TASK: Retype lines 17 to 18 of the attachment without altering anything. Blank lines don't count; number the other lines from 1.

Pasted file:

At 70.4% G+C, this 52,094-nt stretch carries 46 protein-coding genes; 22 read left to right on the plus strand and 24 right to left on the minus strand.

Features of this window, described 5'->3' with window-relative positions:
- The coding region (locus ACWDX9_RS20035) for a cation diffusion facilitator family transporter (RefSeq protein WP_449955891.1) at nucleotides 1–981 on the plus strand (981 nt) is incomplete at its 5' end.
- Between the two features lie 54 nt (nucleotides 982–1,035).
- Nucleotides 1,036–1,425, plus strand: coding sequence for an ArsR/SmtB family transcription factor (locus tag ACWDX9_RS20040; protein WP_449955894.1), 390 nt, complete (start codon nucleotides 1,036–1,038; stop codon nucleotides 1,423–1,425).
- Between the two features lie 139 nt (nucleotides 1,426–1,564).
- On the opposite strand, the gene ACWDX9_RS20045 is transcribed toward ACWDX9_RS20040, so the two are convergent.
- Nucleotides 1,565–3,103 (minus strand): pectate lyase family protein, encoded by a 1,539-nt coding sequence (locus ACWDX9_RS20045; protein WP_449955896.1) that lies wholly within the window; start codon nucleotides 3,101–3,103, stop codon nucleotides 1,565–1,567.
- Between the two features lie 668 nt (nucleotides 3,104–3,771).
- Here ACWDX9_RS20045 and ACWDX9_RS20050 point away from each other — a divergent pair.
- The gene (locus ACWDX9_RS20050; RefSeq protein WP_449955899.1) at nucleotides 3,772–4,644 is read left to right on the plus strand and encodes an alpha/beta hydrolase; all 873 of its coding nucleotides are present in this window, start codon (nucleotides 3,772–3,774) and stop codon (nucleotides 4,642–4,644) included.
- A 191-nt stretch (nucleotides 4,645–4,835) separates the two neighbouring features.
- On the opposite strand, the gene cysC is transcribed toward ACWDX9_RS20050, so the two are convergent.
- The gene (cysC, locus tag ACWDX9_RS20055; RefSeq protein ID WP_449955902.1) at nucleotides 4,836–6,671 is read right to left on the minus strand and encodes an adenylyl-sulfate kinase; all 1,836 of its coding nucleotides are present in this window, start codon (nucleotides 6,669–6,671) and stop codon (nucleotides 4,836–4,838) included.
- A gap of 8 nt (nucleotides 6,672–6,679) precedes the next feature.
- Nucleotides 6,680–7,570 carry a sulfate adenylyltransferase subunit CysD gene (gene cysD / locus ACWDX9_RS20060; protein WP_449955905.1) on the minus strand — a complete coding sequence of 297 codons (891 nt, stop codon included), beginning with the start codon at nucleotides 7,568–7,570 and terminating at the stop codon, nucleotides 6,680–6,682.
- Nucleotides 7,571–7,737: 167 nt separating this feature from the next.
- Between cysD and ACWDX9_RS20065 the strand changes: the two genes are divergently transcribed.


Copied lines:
- Nucleotides 7,571–7,737: 167 nt separating this feature from the next.
- Between cysD and ACWDX9_RS20065 the strand changes: the two genes are divergently transcribed.